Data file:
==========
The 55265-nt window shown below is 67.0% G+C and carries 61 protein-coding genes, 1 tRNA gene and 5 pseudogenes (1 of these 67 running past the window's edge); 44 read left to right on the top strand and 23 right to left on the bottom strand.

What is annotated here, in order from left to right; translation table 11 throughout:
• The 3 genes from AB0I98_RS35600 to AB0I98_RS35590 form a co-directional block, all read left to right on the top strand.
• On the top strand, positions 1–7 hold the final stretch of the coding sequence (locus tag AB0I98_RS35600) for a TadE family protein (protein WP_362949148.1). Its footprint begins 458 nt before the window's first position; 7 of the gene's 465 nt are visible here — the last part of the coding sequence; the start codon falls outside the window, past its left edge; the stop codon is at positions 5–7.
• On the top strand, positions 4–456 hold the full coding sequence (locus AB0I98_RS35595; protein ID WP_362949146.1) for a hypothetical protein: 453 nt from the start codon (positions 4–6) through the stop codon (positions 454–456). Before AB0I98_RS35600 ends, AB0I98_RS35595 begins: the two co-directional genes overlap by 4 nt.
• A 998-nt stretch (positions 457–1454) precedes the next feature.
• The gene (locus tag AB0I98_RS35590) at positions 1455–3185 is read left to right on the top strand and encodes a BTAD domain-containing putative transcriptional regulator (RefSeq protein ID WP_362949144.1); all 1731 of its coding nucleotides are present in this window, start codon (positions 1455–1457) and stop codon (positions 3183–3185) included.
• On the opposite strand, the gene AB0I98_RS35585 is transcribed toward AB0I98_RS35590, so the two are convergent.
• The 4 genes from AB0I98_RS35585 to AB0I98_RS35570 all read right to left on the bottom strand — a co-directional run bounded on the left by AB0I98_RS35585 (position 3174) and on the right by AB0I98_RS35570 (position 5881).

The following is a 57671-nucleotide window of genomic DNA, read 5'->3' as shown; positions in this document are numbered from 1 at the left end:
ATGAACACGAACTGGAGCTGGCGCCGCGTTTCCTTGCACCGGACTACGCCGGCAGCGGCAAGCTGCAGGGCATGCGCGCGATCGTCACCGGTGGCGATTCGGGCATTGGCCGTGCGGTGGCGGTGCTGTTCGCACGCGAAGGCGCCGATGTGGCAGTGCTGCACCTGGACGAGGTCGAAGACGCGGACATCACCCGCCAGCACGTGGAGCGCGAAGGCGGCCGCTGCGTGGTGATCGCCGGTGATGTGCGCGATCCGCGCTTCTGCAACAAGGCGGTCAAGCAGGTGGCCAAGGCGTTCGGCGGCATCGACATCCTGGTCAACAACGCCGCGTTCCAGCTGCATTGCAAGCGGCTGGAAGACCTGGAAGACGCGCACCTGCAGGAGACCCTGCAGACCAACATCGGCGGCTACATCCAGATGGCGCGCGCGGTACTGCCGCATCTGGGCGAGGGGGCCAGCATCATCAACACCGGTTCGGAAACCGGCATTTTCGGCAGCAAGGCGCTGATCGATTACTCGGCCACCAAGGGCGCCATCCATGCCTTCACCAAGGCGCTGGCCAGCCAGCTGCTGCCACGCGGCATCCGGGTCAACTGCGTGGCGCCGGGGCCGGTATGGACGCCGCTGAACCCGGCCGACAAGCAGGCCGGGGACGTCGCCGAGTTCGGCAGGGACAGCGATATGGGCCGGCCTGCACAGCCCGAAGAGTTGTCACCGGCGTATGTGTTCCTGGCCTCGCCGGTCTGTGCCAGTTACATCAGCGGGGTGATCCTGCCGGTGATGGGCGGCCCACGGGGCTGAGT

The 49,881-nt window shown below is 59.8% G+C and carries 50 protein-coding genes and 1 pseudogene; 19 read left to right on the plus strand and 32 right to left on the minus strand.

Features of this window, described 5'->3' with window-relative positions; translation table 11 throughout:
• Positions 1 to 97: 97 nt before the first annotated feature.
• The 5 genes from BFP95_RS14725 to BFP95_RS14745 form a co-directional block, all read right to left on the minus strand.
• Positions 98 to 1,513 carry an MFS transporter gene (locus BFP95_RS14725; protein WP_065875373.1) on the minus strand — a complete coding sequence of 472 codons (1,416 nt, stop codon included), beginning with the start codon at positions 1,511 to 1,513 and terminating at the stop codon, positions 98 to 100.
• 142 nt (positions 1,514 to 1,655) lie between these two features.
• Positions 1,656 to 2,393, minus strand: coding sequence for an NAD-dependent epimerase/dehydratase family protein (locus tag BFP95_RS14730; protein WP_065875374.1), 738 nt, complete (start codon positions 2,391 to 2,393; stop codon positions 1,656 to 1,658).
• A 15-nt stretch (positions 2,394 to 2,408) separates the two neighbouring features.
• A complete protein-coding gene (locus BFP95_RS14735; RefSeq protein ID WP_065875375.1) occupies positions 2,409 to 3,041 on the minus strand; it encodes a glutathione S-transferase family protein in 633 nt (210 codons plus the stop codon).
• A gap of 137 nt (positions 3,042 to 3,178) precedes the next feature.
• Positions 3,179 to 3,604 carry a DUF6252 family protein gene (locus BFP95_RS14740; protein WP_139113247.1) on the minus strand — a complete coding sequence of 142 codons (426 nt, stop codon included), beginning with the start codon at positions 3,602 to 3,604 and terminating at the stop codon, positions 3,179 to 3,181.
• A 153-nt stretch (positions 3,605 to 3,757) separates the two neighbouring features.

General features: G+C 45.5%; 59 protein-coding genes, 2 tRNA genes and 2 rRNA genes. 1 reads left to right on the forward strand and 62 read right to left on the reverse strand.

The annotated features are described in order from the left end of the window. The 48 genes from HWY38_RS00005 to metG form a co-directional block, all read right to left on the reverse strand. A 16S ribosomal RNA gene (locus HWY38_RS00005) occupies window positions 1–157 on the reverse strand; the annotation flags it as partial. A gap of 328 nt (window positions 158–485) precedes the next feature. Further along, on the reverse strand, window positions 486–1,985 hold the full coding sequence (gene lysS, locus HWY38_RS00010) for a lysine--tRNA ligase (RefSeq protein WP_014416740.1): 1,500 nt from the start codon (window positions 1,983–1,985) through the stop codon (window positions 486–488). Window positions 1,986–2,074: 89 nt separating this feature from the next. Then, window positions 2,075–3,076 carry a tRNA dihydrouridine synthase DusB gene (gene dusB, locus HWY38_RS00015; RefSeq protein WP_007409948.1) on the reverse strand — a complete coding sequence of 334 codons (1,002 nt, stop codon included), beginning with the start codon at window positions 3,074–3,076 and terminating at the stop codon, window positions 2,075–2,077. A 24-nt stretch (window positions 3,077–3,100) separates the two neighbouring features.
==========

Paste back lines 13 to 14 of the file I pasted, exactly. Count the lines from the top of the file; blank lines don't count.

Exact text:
Features of this window, described 5'->3' with window-relative positions; translation table 11 throughout:
• Positions 1 to 97: 97 nt before the first annotated feature.